Jacqui Smith: Attention deficit hyperactivity disorder (ADHD) is mainly a condition of childhood which can continue into later life. The assessment and treatment of ADHD is usually undertaken by child psychiatrists often with the help and contribution of other members of multidisciplinary child mental health services. However, it is becoming increasingly common for paediatricians to diagnose and manage ADHD. It is recommended that interventions should be focused on the behaviour of the child; family interactions, classroom problems and learning difficulties should also

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be offered. Even children diagnosed as having hyperkinetic disorder, which is the more severe and specific end of the spectrum, where the National Institute for Clinical Excellence has recommended the use of methylphenidate, a treatment programme should not usually rely on medication alone.

Learning difficulties such as dyslexia fall within the scope of the Special Educational Needs Code of Practice, published by the Department for Education and Skills in November 2001.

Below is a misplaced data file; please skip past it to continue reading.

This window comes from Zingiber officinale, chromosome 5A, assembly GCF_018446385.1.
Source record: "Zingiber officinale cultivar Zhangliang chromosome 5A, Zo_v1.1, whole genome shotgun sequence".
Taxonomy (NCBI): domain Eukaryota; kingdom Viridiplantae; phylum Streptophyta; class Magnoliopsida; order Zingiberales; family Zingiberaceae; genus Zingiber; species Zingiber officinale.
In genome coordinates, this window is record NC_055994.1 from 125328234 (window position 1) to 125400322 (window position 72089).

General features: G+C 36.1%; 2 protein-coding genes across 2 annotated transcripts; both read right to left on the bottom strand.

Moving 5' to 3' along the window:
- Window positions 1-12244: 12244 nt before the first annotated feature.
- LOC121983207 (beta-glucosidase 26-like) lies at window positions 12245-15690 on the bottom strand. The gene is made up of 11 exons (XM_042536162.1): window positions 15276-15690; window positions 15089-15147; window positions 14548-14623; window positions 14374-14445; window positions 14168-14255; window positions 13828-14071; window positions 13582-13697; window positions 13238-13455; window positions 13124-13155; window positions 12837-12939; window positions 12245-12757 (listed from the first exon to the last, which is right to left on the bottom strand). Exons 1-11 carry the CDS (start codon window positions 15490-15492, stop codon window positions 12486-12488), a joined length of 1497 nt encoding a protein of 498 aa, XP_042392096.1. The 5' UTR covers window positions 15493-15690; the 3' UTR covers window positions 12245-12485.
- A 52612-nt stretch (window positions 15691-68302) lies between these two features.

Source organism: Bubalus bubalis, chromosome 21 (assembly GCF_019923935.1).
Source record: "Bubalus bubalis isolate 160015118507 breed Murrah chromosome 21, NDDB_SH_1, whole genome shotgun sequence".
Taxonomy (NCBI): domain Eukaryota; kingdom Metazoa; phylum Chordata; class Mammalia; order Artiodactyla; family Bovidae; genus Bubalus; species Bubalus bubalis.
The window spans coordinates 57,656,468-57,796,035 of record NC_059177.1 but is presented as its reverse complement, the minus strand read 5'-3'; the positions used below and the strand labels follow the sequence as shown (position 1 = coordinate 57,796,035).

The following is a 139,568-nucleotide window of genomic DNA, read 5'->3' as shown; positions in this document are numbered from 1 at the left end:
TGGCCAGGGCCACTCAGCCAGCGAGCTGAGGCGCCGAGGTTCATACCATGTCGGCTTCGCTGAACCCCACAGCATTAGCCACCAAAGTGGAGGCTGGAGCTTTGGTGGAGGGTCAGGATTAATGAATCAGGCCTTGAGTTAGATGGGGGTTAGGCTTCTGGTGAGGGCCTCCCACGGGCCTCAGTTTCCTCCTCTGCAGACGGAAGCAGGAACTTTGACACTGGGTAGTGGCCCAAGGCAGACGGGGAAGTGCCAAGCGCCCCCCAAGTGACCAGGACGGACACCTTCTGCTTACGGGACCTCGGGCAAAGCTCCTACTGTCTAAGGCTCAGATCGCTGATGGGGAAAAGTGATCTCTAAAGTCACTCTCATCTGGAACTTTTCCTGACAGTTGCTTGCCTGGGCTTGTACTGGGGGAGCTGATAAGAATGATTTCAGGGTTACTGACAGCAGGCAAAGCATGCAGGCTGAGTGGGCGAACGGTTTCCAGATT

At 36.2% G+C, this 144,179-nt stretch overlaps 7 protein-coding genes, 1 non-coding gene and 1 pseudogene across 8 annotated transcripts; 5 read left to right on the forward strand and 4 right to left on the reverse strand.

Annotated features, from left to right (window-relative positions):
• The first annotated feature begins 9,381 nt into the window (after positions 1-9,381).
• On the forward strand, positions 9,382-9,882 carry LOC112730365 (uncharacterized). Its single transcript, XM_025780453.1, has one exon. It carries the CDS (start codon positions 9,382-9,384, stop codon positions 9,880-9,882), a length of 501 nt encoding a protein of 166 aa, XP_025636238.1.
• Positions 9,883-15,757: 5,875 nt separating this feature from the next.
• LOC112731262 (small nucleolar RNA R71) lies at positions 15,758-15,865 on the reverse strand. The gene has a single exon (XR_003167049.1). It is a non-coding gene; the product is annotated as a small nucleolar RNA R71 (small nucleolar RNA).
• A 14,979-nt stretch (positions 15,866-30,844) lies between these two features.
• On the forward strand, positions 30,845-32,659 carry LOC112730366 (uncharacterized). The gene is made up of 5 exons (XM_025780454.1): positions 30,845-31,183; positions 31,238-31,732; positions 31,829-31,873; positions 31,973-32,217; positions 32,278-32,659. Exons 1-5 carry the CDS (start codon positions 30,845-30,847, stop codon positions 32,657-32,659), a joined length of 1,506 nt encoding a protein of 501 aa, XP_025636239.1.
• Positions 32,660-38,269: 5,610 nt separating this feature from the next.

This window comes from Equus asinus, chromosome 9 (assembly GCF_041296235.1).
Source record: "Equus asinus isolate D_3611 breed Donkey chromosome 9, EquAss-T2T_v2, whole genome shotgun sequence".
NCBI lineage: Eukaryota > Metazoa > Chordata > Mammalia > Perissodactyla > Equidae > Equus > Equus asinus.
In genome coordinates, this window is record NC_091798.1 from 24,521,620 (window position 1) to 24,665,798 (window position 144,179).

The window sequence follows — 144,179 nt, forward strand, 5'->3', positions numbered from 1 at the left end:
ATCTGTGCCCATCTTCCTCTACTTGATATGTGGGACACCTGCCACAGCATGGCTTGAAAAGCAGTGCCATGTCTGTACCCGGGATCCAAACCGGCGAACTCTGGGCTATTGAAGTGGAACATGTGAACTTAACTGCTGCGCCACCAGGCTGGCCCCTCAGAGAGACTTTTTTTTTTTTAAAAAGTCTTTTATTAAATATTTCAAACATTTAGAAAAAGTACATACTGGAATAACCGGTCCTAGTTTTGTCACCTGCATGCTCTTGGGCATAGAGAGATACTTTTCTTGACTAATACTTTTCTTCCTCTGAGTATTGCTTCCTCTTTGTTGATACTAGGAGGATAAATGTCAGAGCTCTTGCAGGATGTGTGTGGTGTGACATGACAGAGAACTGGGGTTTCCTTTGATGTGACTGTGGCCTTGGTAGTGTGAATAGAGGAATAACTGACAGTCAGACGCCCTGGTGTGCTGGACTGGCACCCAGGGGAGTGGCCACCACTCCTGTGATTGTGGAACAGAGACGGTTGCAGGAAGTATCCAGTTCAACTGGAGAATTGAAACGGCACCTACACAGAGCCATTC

Jonathan Shaw: To ask the Secretary of State for Health how many people have been diagnosed with (a) ADHD and (b) dyslexia. [70151]

Jacqui Smith: Information is not collected in the form requested. However a survey of the mental health of children and adolescents in Great Britain by the Office of National Statistics for the Department of Health, published in 2000, found the prevalence of hyperkinetic disorders which includes attention deficit hyperactivity disorder (ADHD) as being 1.5 per cent. of children in England aged 10-15.

It also examined the prevalence of specific learning difficulties in children with a mental disorder and vice versa. The survey defined specific learning difficulty as the failure to achieve academic progress in reading (therefore including dyslexia) and spelling despite conventional instruction, adequate intelligence and sociocultural opportunity.

Children with a mental disorder were found three times more likely than those with no disorder to have a specific learning difficulty: 12 per cent. compared with 4 per cent. However there was little difference in the proportions of children with specific learning difficulty by type of disorder for example emotional disorder, conduct disorder, ADHD and less common disorders.